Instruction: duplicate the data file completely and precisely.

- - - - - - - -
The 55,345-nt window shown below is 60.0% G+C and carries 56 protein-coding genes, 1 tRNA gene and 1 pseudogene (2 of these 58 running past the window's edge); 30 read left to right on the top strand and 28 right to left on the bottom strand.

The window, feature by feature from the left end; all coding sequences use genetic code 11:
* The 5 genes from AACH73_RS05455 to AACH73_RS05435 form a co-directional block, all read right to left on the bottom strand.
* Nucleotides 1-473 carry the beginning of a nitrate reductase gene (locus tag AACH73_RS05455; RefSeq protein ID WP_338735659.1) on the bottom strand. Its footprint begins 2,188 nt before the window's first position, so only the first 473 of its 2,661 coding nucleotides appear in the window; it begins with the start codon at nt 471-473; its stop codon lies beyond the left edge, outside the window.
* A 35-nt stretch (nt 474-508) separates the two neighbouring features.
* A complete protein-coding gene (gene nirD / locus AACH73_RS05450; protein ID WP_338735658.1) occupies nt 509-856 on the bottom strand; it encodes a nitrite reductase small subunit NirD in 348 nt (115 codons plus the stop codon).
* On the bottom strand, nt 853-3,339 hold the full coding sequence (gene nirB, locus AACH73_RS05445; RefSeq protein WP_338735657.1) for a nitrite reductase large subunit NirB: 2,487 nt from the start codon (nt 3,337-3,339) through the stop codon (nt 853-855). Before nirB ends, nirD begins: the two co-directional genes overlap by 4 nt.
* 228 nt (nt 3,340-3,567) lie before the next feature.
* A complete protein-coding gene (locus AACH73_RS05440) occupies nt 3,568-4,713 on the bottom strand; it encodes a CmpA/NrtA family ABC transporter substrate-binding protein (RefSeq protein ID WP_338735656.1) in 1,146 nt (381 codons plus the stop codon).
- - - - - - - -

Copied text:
The 55,345-nt window shown below is 60.0% G+C and carries 56 protein-coding genes, 1 tRNA gene and 1 pseudogene (2 of these 58 running past the window's edge); 30 read left to right on the top strand and 28 right to left on the bottom strand.

The window, feature by feature from the left end; all coding sequences use genetic code 11:
* The 5 genes from AACH73_RS05455 to AACH73_RS05435 form a co-directional block, all read right to left on the bottom strand.
* Nucleotides 1-473 carry the beginning of a nitrate reductase gene (locus tag AACH73_RS05455; RefSeq protein ID WP_338735659.1) on the bottom strand. Its footprint begins 2,188 nt before the window's first position, so only the first 473 of its 2,661 coding nucleotides appear in the window; it begins with the start codon at nt 471-473; its stop codon lies beyond the left edge, outside the window.
* A 35-nt stretch (nt 474-508) separates the two neighbouring features.
* A complete protein-coding gene (gene nirD / locus AACH73_RS05450; protein ID WP_338735658.1) occupies nt 509-856 on the bottom strand; it encodes a nitrite reductase small subunit NirD in 348 nt (115 codons plus the stop codon).
* On the bottom strand, nt 853-3,339 hold the full coding sequence (gene nirB, locus AACH73_RS05445; RefSeq protein WP_338735657.1) for a nitrite reductase large subunit NirB: 2,487 nt from the start codon (nt 3,337-3,339) through the stop codon (nt 853-855). Before nirB ends, nirD begins: the two co-directional genes overlap by 4 nt.
* 228 nt (nt 3,340-3,567) lie before the next feature.
* A complete protein-coding gene (locus AACH73_RS05440) occupies nt 3,568-4,713 on the bottom strand; it encodes a CmpA/NrtA family ABC transporter substrate-binding protein (RefSeq protein ID WP_338735656.1) in 1,146 nt (381 codons plus the stop codon).